Their initial intuitive response to the renovation was to take inspiration from the surrounding landscape and to generate the least possible waste in the entire process. This informed the designers of two primary parameters. First, they did not propose major changes in the floor plan thus restricting unnecessary civil work and letting nature have its unbothered rhythm on the site.

Second, they reused as much material as they could from the existing house. The designers have worked with basic clear geometry that they have experienced in Germany while working with warm materials that respond to the local context. Additionally, the Wabi Sabi philosophy is something that deeply resonate with the duo, with the Japanese approach is reflected in their unpretentious and raw response to the site.

This sundowner sea spot offers a soothing view of the beach across. Seen here are chairs from Fabindia and a coffee table from Inos, Prime Decor. Photography by Caterina Rancho

Timeless earthy aesthetic

The renovated home merges into the surrounding landscape with its red colour exterior mirroring the soil on the cliff. Upon stepping inside the home, we enter a refreshingly cool colour palette in stark contrast with its warm exterior. It is as if the designers aspire to invite the refreshing feeling of the sea into the interior space.

Caterina Rancho and Jan Gerlach
The interior space with a refreshing cool hue. The shelves seen here are made from old furniture discarded by the owner and the green chair has been sourced from Grandeza Furnish. Photography by Caterina Rancho

Approaching the material palette with this concept allowed the designers to have a quick turnaround of both the interior and verandah spaces. This decision was also motivated by attempting to have a thoughtful response to the design brief within the one-month time restriction for the renovation. They were also positively challenged to find furniture that would respond to this warm palette. Caterina mentions, “What was most fun was that the research for furniture and accessories was very different from what we are used to in Europe. It was challenging because — unlike here — we didn’t know the places where you can find good things. At the same time, however, we were able to get to know the country and are grateful for this experience.”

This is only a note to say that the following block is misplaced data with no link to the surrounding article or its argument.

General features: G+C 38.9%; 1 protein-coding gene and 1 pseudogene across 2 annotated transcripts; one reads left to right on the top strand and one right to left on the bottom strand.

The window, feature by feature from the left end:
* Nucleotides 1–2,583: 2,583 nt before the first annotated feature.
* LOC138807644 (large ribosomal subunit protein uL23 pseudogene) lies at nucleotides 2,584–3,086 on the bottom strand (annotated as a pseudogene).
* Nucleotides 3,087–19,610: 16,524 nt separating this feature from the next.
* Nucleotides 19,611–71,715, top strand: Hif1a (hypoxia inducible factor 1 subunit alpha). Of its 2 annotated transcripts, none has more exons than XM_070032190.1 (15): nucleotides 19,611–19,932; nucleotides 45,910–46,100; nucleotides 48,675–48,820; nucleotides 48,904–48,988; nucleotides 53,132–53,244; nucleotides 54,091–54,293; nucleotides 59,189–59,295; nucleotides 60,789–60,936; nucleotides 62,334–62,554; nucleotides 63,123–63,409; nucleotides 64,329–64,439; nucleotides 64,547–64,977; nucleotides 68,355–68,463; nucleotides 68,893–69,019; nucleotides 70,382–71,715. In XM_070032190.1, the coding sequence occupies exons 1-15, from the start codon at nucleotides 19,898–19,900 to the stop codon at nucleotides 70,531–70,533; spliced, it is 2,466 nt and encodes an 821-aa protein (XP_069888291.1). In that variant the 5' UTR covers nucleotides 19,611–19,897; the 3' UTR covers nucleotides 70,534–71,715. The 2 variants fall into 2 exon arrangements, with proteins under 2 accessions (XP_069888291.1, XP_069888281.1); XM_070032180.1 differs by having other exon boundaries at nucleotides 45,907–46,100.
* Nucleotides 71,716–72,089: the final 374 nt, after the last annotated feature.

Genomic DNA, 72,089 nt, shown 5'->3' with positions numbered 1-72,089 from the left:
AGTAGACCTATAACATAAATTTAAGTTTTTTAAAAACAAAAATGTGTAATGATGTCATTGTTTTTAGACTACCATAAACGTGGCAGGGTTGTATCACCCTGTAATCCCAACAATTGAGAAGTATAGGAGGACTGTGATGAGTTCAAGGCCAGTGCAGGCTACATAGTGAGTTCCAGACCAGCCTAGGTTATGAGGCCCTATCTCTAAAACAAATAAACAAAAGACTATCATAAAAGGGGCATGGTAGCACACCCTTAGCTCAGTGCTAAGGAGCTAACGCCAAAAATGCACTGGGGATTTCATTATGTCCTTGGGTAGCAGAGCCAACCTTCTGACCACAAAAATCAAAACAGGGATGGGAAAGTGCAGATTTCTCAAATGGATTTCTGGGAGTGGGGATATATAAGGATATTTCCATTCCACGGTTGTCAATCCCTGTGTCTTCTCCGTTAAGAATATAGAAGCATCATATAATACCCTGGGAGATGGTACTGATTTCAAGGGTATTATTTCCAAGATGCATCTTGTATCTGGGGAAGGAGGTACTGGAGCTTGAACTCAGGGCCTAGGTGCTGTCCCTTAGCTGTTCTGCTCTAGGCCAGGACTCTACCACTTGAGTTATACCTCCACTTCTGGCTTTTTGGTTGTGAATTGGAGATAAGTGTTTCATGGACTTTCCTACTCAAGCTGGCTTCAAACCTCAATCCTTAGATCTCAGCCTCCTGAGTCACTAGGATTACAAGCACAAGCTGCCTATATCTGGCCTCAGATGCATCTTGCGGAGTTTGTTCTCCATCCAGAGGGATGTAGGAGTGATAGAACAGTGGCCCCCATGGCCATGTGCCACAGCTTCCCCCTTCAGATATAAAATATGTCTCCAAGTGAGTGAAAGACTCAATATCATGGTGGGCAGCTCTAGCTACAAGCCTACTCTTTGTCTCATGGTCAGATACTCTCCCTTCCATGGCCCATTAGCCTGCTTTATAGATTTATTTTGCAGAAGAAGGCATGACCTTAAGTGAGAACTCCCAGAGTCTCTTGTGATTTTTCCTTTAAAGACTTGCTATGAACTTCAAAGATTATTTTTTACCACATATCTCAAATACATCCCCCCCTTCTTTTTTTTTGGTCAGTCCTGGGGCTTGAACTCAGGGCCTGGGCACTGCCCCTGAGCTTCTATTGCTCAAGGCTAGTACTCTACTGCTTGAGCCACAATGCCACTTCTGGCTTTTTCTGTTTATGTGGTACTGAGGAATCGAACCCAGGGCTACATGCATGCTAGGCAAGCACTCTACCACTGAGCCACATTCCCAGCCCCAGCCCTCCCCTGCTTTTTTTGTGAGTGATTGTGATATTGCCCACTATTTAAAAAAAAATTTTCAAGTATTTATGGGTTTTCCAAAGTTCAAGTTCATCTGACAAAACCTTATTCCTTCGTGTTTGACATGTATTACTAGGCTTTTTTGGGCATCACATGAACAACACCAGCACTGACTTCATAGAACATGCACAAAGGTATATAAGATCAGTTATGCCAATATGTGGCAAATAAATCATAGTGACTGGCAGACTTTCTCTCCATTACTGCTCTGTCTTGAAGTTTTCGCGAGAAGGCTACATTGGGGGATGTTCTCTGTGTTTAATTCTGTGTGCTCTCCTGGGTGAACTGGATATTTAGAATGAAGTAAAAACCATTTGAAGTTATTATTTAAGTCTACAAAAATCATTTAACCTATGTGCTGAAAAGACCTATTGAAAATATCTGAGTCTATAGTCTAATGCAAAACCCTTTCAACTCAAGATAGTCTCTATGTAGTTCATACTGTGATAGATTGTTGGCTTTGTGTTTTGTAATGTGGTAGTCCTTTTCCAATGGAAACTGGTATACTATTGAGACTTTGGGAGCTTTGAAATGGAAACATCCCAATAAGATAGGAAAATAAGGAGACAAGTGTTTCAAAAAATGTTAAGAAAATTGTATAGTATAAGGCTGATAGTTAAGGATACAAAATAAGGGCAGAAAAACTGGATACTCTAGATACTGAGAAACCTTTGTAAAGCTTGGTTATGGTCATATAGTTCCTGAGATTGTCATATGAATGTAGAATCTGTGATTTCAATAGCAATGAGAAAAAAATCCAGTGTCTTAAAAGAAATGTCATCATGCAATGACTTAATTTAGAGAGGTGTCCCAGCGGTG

The night table in the bedroom has been custom-designed by Jan Gerlach. One can also see the designer’s attempt to provide privacy with a Jali opening in the wall; Photography by Caterina Rancho


Caterina Rancho and Jan Gerlach
The night table in the bedroom has been custom-designed by Jan Gerlach. Seen on top of the table is a night lamp from Fabindia and next to it is the artwork by Caterina. Photography by Caterina Rancho

A holistic design approach

The designers have been sensitive to the presence of natural landscapes around the holiday home and paid attention to the minutest of details. As mentioned by Caterina, “We created signs from wood in the garden which says ‘No cigarette butts and plastic in nature’ with the hope that we can help to raise awareness of the damage to the environment caused by cigarettes and other unnatural rubbish.”

Even the outdoor fence has been customised such that the local birds and pets are safe from any possible harm. The pathway from the holiday home to the sundown nook also provides an immediate close connection with nature without disturbing the wildflower meadow.